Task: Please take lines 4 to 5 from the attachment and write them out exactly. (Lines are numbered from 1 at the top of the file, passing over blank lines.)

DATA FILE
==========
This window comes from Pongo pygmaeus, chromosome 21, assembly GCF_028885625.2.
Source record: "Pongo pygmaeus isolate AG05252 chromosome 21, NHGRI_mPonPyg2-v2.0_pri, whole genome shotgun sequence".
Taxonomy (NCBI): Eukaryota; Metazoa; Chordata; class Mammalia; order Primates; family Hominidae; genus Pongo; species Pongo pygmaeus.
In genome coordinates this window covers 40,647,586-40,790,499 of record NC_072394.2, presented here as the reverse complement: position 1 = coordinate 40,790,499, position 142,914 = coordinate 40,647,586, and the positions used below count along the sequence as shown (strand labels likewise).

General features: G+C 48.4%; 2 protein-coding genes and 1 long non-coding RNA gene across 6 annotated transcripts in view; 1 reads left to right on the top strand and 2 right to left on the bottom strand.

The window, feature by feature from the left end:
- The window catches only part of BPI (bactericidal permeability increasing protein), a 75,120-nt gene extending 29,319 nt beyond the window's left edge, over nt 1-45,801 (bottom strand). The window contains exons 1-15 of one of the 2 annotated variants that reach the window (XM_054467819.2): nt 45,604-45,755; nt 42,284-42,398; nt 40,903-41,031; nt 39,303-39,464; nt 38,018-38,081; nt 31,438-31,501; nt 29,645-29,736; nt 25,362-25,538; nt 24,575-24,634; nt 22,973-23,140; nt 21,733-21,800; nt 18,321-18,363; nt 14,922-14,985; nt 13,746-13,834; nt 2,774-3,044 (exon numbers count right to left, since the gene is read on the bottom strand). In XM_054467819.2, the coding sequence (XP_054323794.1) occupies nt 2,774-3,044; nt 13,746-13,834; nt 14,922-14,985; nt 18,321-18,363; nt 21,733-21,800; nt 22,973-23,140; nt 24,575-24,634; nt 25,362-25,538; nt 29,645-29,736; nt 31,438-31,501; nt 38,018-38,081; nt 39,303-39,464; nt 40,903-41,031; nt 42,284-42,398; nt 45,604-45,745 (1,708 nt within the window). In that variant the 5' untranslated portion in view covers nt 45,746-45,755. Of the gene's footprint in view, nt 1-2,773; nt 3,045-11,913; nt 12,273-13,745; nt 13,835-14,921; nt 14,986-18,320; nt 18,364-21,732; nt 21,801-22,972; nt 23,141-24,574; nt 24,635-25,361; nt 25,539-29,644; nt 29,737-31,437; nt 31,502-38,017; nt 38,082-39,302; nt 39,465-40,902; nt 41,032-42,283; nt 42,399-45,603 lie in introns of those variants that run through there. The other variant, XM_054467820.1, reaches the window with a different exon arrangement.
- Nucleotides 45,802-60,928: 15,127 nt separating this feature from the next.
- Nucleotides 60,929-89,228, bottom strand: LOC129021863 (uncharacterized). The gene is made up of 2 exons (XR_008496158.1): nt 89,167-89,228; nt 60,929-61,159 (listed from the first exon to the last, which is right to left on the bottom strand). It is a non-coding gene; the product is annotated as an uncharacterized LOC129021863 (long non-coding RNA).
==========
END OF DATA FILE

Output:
In genome coordinates this window covers 40,647,586-40,790,499 of record NC_072394.2, presented here as the reverse complement: position 1 = coordinate 40,790,499, position 142,914 = coordinate 40,647,586, and the positions used below count along the sequence as shown (strand labels likewise).

General features: G+C 48.4%; 2 protein-coding genes and 1 long non-coding RNA gene across 6 annotated transcripts in view; 1 reads left to right on the top strand and 2 right to left on the bottom strand.